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Drip, drip, drip of job losses

Written By: - Date published: 8:00 am, June 18th, 2011 - 238 comments
Categories: jobs - Tags: , , ,

It seems that every day recently there are new stories of job losses in the news.  Living in National’s Brighter Future we have 304 job losses in Waipukurau and 171 full-time-equivalent jobs lost in Christchurch yesterday.  The day before we had 55 staff at Pumpkin Patch told they could face redundancy (and hundreds in their US operations).  Earlier in the week we had 61 job losses as the Colorado chain shut down.  20 jobs as Breakers Bar closed in New Plymouth.

Not long before this we had Yarrows, where 41 were made redundant and 192 forced onto new no redundancy contracts.  Designline went bust in Rolleston, with more than 90 staff having lost their jobs over the last few months.  Far more jobs at suppliers are at risk too.

Government refusing to back Kiwi jobs cost another 40 jobs at Hillside in Dunedin also earlier this month.  At the end of last month 25 jobs and 6 Whitcoulls shops were gone, with once again remaining workers being threatened out of pay and conditions.

And those were just the ones that made the news in the last 3 weeks.  The Public Service has lost 2000 jobs and is expecting 2000 more jobs to be frittered away as they make the $1 billion in cuts to services that the government has targeted.  Hawkes Bay and Northland are feeling the bite of unemployment particularly acutely.  Although Auckland with 7.9% unemployment isn’t doing much better.

But the government doesn’t seem to have a plan over this crisis.  They’ve been contributing to it by raising the dollar through excess borrowing, which is hurting our exporters.  But they refuse to help it by backing Kiwi workers to build our infrastructure like trains.  We will probably see imported labour re-build Christchurch too, as the government hasn’t put the requisite skills training in place in time.

Now their only idea for unemployment is to cut youth wages to possibly $8/hour.  The initial announcement is for up to 24-year-olds, but I suspect that will be scaled back to 19-year-olds as they follow their general bait and switch formula to appear ‘moderate’.

No-one should have to work for less than a living wage of $15 / hour.  Rent and food (up 7.4% in year to May) cost no less if you are 19 than if you are 40.  There’s no discrimination on power and fuel prices for being young.  Why should we expect people to work for less than it costs to live and do that work, whether they are 18 or 80?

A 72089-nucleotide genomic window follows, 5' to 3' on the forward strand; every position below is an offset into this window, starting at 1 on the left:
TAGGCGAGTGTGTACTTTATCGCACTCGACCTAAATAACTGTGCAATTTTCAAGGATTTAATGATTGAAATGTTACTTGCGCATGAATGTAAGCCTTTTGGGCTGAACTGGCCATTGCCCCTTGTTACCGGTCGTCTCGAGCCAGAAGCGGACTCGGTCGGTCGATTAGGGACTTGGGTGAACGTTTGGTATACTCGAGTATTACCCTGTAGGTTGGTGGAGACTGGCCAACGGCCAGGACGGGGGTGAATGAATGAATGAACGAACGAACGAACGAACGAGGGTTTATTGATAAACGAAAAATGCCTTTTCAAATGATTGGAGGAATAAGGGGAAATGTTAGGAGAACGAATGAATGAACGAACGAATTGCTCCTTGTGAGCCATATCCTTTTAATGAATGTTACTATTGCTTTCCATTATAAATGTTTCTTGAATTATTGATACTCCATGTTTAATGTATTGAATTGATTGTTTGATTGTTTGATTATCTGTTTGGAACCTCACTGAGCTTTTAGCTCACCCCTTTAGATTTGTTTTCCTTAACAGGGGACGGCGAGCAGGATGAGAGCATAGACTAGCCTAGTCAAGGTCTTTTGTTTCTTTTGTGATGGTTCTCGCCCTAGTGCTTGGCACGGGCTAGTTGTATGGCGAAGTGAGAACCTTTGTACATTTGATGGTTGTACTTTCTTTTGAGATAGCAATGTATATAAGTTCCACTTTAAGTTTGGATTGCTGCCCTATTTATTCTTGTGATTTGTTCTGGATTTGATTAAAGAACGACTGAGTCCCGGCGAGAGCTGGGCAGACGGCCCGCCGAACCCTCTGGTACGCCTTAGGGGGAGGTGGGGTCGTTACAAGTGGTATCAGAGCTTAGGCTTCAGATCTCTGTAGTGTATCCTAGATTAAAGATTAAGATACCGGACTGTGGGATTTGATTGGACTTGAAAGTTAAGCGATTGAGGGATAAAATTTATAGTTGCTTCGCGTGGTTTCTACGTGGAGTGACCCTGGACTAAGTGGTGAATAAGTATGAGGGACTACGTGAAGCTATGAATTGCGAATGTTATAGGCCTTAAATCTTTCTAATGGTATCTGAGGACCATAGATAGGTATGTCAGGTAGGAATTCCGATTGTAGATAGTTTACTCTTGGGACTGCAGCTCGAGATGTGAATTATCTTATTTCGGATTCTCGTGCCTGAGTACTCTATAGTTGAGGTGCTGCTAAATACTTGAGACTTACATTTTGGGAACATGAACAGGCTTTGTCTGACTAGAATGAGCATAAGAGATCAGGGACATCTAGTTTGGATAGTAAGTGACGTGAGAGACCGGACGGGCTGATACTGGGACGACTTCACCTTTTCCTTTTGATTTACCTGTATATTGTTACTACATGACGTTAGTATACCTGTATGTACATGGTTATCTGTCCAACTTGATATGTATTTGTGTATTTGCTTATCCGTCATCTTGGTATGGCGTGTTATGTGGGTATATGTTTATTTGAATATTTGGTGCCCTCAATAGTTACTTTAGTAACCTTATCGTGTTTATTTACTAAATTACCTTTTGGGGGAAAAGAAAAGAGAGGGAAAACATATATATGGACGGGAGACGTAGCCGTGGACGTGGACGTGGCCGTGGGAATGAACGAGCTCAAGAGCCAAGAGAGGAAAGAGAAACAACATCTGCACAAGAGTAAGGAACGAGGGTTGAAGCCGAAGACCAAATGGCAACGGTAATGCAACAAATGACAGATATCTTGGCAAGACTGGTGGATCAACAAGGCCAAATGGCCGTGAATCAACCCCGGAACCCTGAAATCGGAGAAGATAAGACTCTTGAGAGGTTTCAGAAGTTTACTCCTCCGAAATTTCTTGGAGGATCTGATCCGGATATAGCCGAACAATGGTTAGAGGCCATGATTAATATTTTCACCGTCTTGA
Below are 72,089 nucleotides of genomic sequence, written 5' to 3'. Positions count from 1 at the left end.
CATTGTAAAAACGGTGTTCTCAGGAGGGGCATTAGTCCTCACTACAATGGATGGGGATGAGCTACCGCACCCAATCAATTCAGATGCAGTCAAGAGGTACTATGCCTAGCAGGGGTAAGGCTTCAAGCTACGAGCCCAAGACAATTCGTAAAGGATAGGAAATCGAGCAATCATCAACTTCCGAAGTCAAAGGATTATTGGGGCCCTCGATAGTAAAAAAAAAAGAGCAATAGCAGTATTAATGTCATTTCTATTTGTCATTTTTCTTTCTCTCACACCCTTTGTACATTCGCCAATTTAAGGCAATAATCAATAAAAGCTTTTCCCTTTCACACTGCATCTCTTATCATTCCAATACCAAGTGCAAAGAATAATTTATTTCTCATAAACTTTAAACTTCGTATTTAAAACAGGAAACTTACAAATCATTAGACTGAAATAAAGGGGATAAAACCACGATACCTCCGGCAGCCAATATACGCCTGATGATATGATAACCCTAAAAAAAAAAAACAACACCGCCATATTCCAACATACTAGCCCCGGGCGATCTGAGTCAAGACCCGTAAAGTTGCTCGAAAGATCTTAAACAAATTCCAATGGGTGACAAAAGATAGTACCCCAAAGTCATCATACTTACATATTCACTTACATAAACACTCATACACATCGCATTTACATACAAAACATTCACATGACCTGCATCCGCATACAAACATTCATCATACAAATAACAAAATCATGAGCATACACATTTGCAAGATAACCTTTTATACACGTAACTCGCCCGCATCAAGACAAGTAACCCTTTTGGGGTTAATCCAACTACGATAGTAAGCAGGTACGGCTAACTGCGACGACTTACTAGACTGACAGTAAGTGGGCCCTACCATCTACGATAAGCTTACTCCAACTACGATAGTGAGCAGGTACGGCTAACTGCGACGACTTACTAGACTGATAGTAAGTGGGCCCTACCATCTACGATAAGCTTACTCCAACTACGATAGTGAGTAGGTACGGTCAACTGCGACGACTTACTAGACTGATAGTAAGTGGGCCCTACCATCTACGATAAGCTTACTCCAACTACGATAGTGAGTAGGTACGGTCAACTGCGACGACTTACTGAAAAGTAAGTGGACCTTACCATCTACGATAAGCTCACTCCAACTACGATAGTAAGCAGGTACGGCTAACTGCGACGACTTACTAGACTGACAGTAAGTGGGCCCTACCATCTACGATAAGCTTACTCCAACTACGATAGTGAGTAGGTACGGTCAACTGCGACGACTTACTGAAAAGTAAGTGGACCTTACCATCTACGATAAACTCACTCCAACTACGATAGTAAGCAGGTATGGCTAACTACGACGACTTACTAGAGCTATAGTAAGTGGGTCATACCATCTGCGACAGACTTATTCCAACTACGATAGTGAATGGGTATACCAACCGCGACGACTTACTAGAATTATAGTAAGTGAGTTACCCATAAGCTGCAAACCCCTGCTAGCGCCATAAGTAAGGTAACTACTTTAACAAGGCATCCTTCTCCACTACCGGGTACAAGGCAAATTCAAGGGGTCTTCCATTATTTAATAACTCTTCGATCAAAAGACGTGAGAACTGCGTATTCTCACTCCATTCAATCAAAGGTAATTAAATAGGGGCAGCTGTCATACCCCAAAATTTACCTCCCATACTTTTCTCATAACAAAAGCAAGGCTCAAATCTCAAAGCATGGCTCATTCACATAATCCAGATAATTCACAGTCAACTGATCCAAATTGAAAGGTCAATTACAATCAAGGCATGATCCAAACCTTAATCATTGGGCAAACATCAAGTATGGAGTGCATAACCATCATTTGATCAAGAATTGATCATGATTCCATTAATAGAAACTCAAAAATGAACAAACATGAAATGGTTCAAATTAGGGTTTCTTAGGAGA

I’d like to see a move amongst councils and businesses here similar to the Living Wage campaign in UK as promoted by the Fair Pay Network.  So that all Kiwi workers are guaranteed the respect of a minimum income to meet their needs, and our wages can catch up with the productivity gains we’ve seen in the last 30 years.

Then we might see a stronger economy where workers can afford to help us out of recession.

238 comments on “Drip, drip, drip of job losses”

  1. Craig Glen Eden 1

    National no vision, no plan (except to sell our assets to their mates), and totally leaderless. On a weekly basis I run into someone who is either seriously looking at relocating to Australia or who you find out “oh yeah you have not seen them for a while because they have already gone”. Sadly my thoughts more and more are, and who can blame them.

  2. jackal 2

    I recall Roger Douglas saying that they had to sacrifice generation X. It now seems that National are following the same formula, which will destroy the futures of many young people. How does pay disparity close the gap with Australia? That’s where everybody who can is going. In this instance the grass really is greener on the other side of the fence so to speak.

    • KJT 2.1

      Now that we have sacrificed W, X,Y and Z do we start again at A or do we get rid of our politicians and rule ourselves.

      • McFlock 2.1.1

        kind’ve temporally-reversed cannibalism, each generation feeding off its offspring…

        • Colonial Viper 2.1.1.1

          Old arthritic rich pricks with lots of money and properties, but whose grandchildren are never seen and in many different far away lands because their NZ homeland was stripped bare.

  3. Peter 3

    National do have a plan. Reduce the relative size of the State sector, have a more flexible job market, sell-off assets and watch what happens.

    • Craig Glen Eden 3.1

      Oh the 80s re run, it didn’t work then it sure as hell is not working now. So were you asleep in the 80s Peter or to young to remember the havock this approached caused last time, the country went backwards and has not recovered since?

    • Colonial Viper 3.2

      have a more flexible job market, sell-off assets and watch what happens.

      We are watching what happens, Ben kindly outlined it for us above.

      more flexible job market

      You do know that this is a job market where workers are pressured, twisted, pushed, crushed, bent over forwards, and finally broken. Don’t you.

      Is this the kind of job market that you want to work in and you want your children to work in?

      • Draco T Bastard 3.2.1

        Personally, I think the job market needs to be removed. People should be able to do the work they want, where they want and when they want and not be forced to do any soul destroying job by the capitalists who are withholding the necessities of life so as to make themselves richer. Yes, that is exactly what NAct mean when they say that want people off the benefits – force people to work so as to make other people richer.

        Wage Slave is a perfectly accurate description.

    • Bunji 3.3

      If you call: